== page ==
Let's think about the fear that a dog can produce us, at the beginning there is no problem, it even prevents us from the occasional bite. But this fear prevents us from visiting friends who also have the dog locked in the garage. So? Here we start talking about phobias and specifically of a specific phobia These are situations in which fear is excessive or irrational, manifests itself before a specifically identified object or situation, which implies a systematic avoidance of this situation or object and that can take us to the degree of paralyzing us socially.

It is worth mentioning that in the case of phobias, just think about the object or situation that generates anxiety to feel the physiological activation and catastrophic thoughts of your fear. Let us also differentiate it from agoraphobia because it is not so concrete. It refers to irrational and disabling fear in all situations in which the person interprets that running away or getting help is difficult or impossible, so avoid getting away from home, climbing the elevators, taking the train, etc.

The dreaded crisis of anguish

In clinical psychology, a disorder characterized by the appearance of episodes of distress has been defined, with an approximate duration of minutes, but lived with extreme bitterness by those who suffer from it, such as crisis of anguish. This type of sudden reaction is always accompanied by feelings of imminent death, loss of control and even madness trigger. Given their high intensity and unpredictability, they are experienced as unbearable that can generate functional limitations.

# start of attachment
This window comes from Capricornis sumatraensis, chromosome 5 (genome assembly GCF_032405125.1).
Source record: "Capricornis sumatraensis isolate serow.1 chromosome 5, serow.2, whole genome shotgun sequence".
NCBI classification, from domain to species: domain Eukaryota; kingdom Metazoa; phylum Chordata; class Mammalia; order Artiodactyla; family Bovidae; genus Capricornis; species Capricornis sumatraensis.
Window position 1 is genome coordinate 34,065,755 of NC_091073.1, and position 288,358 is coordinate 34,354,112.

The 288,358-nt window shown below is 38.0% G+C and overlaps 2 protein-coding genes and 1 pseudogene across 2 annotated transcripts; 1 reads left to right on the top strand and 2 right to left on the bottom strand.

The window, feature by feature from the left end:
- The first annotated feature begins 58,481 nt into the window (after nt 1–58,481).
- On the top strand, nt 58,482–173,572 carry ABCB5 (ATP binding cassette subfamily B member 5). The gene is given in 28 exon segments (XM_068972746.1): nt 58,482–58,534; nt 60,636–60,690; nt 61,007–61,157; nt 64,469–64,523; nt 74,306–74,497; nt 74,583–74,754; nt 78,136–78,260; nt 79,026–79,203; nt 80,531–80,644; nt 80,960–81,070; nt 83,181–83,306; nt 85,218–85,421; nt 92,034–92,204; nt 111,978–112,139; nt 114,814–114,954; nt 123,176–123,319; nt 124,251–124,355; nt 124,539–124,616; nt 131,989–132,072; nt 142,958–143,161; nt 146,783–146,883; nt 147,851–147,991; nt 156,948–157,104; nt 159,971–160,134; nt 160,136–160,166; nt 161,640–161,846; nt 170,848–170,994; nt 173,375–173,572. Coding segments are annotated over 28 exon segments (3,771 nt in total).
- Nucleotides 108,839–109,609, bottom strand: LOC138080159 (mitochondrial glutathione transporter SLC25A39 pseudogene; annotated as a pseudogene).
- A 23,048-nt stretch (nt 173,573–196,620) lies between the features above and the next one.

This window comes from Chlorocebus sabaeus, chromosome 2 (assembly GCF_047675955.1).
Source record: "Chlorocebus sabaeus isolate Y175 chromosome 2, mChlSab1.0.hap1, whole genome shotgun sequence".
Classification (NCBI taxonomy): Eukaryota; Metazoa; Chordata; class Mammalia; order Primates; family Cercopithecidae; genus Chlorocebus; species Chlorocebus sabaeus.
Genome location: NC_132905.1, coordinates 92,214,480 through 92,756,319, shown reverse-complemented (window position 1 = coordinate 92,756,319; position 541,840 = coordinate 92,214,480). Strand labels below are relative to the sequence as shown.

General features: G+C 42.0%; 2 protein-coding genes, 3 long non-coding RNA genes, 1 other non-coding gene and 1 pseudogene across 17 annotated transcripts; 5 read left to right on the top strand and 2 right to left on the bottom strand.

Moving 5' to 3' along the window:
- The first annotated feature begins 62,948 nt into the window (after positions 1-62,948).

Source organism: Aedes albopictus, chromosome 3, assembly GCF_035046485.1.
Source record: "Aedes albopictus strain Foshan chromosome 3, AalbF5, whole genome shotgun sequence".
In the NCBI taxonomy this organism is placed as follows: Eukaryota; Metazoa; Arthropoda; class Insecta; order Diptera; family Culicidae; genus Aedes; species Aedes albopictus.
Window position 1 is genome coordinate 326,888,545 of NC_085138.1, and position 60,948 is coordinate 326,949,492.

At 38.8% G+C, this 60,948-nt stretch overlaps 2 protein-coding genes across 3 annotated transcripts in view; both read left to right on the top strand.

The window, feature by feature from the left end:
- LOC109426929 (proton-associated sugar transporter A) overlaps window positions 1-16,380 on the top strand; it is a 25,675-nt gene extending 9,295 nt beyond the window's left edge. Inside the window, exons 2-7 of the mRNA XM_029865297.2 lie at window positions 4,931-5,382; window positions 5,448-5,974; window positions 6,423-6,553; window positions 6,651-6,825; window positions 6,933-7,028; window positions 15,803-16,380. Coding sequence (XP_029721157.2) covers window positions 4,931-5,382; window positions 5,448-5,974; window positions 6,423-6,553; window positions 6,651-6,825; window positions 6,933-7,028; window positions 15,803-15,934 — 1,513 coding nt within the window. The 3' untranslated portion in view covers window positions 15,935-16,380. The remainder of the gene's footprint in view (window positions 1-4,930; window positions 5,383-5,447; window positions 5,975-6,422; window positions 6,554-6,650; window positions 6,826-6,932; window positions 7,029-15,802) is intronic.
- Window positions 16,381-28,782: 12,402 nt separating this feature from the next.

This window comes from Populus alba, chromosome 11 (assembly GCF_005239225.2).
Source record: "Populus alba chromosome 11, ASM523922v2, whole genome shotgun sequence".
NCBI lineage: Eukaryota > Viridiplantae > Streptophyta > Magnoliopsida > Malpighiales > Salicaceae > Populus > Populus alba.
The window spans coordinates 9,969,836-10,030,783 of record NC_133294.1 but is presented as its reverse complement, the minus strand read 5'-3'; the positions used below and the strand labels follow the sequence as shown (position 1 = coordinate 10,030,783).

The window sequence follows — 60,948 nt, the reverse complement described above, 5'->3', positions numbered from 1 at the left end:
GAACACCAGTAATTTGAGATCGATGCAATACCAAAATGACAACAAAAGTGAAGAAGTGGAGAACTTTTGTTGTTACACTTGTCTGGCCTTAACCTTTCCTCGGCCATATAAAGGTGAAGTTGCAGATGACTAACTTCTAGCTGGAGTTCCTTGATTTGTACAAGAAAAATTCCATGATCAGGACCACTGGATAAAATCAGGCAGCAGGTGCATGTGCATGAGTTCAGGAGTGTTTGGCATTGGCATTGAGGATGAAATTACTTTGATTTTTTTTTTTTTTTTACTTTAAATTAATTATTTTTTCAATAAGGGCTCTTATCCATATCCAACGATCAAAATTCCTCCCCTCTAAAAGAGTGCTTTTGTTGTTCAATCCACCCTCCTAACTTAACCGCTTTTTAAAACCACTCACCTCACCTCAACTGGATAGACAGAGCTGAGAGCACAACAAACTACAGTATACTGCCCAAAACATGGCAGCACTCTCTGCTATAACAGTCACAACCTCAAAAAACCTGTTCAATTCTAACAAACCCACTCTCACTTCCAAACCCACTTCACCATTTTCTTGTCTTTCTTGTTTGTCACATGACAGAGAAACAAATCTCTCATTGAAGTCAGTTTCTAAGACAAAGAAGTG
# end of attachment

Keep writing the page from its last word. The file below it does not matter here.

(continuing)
View the triad (thought-emotion-action) we bring you four simple techniques but effective for you to start managing these emotions and we know that being consistent with them you will feel much better. Of course. Do not hesitate to consult a professional if you notice that you cannot do it, remember that we each have a unique way of being and reacting.

How to handle fear and anxiety

Technique 1: deep breathing

This technique is very easy to apply and is useful for controlling physiological reactions before, during and after facing emotionally intense situations.

  • Take a deep breath while counting mentally up to 4
  • Hold your breath while mentally counting up to 7
  • Release the air while mentally counting up to 8
  • Repeat the above process.

What it is about is to do the different phases of breathing slowly and a little more intensely than normal, but without having to force it at any time. To verify that you are breathing correctly you can put one hand on the chest and another on the abdomen. You will be doing your breathing correctly when you only move your hand from your abdomen when breathing (some call it abdominal breathing).

Technique 2: thought arrest

This technique can also be used before, during or after the situation that causes us problems. It focuses on thought control. To implement it you must follow the following steps: